Report: Hurricane Model a Man-Made Disaster

November 15, 2010

1andrewwikiThe catastrophic Hurricane Katrina drowned New Orleans during the summer of 2005 and caused more than $40 billlion in damage. But Katrina did not damage the financial structure of America’s property insurance system as much as what a Florida newspaper is describing as a man-made disaster which occurred a few weeks later in Bermuda.

In a 10-page “Sarasota Herald Tribune” special report headlined “Florida insurers rely on dubious storm model”, it’s claimed the decision by global insurers and reinsurers to embrace a new method of hurricane predictions in Bermuda proved to be devastatingly costly both to the industry and consumers.

“Risk Management Solutions a multimillion-dollar company that helps insurers estimate hurricane losses and other risks, brought four hand-picked scientists together in a Bermuda hotel room,” reports the newspaper. “There, on a Saturday in October 2005, the company gathered the justification it needed to rewrite hurricane risk. Instead of using 120 years of history to calculate the average number of storms each year, RMS used the scientists’ work as the basis for a new crystal ball, a computer model that would estimate storms for the next five years.

“The change created an $82 billion gap between the money insurers had and what they needed, a hole they spent the next five years trying to fill with rate increases and policy cancellations.

RMS continues to argue the change that drove Florida property insurance bills to record highs was based on “scientific consensus.”

“The reality was quite different,” argues the Florida newspaper, which has run a number of highy critical reports on the role Bermuda-based insurers and reinsurers have reputedly played in driving up premiums for home and business insurance in the hurricane-ravaged state. “Today, two of the four scientists present that day no longer support the hurricane estimates they helped generate. Neither do two other scientists involved in later revisions. One says that monkeys could do as well.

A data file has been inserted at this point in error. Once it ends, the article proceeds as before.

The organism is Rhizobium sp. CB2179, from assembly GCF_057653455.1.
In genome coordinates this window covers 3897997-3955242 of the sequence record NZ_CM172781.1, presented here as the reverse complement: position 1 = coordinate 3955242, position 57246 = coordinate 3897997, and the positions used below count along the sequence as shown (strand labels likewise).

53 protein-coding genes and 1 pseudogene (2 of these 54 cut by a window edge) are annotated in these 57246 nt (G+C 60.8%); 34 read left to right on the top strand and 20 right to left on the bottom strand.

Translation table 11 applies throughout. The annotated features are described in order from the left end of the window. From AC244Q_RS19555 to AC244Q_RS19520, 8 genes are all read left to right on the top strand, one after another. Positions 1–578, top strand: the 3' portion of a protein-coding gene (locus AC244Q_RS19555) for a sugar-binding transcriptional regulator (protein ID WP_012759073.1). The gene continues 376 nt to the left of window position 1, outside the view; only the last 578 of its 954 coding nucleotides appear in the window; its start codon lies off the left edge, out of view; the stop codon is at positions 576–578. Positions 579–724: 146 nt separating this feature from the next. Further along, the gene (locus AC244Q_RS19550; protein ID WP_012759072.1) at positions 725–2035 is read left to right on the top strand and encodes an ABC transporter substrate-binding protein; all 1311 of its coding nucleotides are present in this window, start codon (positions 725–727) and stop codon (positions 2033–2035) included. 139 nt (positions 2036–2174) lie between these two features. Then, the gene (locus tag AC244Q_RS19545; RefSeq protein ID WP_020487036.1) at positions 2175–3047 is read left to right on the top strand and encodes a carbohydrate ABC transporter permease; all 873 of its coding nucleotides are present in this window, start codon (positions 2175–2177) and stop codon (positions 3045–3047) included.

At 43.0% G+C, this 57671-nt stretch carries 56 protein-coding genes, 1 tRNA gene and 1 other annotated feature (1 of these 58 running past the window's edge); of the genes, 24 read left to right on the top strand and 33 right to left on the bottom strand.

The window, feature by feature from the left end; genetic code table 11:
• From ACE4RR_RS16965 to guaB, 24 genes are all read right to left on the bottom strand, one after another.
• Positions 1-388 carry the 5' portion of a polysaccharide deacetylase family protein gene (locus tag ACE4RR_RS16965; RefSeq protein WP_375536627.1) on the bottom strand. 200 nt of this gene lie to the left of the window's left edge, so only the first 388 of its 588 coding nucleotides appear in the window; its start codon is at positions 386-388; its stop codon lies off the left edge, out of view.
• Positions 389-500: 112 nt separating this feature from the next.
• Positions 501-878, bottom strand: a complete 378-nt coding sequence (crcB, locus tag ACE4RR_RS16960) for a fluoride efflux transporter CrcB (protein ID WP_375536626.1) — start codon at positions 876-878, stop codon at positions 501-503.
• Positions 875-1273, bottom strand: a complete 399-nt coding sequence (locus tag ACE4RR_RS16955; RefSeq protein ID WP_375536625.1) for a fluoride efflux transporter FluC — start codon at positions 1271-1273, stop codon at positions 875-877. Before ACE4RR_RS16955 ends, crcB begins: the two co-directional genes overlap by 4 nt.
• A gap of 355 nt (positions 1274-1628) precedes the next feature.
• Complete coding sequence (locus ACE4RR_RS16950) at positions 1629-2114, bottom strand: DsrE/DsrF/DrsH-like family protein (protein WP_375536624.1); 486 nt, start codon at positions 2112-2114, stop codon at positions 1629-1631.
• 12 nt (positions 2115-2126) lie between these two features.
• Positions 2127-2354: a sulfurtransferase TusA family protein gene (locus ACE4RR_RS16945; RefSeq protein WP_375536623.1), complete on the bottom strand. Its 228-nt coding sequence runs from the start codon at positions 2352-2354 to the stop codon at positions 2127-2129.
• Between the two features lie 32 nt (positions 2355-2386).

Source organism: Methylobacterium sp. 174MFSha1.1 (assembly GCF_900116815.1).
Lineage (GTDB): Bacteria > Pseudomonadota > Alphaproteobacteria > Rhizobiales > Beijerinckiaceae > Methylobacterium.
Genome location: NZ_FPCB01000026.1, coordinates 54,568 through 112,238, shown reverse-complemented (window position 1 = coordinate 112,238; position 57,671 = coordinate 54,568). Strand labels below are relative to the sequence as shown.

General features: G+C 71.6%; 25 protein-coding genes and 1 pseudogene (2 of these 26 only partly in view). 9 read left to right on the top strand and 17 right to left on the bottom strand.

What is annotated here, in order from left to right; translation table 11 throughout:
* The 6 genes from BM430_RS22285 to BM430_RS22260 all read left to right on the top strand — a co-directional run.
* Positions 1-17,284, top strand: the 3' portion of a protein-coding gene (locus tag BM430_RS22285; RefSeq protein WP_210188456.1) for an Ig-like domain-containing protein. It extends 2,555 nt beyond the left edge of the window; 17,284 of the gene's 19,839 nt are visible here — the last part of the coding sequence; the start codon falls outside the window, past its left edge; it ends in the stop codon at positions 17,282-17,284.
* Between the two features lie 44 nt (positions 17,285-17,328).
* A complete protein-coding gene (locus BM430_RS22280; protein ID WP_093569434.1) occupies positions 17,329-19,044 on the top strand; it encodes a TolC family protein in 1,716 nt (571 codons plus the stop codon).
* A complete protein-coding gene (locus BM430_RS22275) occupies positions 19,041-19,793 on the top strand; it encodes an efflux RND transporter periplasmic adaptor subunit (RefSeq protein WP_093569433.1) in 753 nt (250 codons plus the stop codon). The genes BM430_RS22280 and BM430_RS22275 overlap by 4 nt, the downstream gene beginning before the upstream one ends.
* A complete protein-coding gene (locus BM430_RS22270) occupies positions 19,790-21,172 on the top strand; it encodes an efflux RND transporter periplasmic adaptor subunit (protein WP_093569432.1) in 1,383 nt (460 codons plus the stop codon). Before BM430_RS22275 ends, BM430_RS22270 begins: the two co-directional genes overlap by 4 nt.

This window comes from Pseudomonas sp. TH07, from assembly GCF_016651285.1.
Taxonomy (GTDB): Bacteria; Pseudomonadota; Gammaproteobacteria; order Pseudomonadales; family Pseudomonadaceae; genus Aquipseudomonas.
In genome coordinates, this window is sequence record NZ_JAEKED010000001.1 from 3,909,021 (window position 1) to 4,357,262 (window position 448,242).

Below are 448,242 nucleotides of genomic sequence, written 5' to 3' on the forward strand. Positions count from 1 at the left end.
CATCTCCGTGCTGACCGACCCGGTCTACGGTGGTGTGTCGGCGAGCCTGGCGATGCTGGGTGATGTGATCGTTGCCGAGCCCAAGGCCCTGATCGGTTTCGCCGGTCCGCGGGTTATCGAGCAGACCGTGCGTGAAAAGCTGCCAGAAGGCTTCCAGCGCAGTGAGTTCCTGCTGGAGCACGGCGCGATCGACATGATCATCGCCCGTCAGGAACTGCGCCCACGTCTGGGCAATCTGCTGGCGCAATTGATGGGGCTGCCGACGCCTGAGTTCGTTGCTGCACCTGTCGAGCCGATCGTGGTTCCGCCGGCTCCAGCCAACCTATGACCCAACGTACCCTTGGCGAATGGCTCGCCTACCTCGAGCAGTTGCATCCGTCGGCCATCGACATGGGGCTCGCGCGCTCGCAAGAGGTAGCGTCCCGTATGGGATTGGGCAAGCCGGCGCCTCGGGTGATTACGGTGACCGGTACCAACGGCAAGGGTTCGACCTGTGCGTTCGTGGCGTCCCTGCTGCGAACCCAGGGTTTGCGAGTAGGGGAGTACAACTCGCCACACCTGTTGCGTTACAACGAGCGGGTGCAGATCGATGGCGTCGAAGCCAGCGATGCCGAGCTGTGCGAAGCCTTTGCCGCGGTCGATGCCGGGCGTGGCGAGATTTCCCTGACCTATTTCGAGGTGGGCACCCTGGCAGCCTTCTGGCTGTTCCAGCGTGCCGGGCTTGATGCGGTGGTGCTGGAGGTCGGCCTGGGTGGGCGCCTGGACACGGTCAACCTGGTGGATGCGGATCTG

“In the rush to deploy a new, higher number, they say, the industry skipped the rigors of scientific method. It ignored contradictory evidence and dissent, and created penalties for those who did not do likewise. The industry flouted regulators who called the work biased, the methods ungrounded and the new computer model illegal.”

Florida homeowners would have paid more in premium costs even without RMS’ controversial new model, the newspaper concedes. The disastrous impact of Katrina, which killed more than 1200 people, had already convinced insurers and reinsurers that Atlantic hurricanes were becoming larger and more deadly.

“But it was RMS that first put a number to the increased danger and came up with a model to justify it,” claims the newspaper. “As a result of RMS’ changes, the cost to insure a home in parts of Florida hit world-record levels. Hundreds of thousands of homeowners were forced to find new insurers as national carriers fled the state.”

Yet the prediction of more dangerous hurricane seasons in Florida have not been borne out, says the newspaper.

“The new RMS model called for at least 11 hurricanes to come ashore in the United States by the end of 2010, most of them aimed at Florida,” it reported. “Four hurricanes struck the US. None hit the Sunshine State.”

California-based RMS continues to promote its short-term model as the preferred option for customers in the insurance and reinsurance industries. The “Sarasota Herald-Tribune” say it remains the preferred model for Bermuda reinsurers, the most crucial source of private hurricane protection for Florida.

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  1. Just Me Thinking... says:

    If they hadn’t stupidly build an entire city below sea level, then there’d have been hardly any damage. So it was a man made disaster – absolutely.

    Perhaps future city planners can dodge a bullet next time by building a bit higher — like above sea level – DUH!

    • OnTheSquare says:

      @Just Me Thinking, this article is talking about Florida. The city you are talking about is New Orleans which in Louisiana.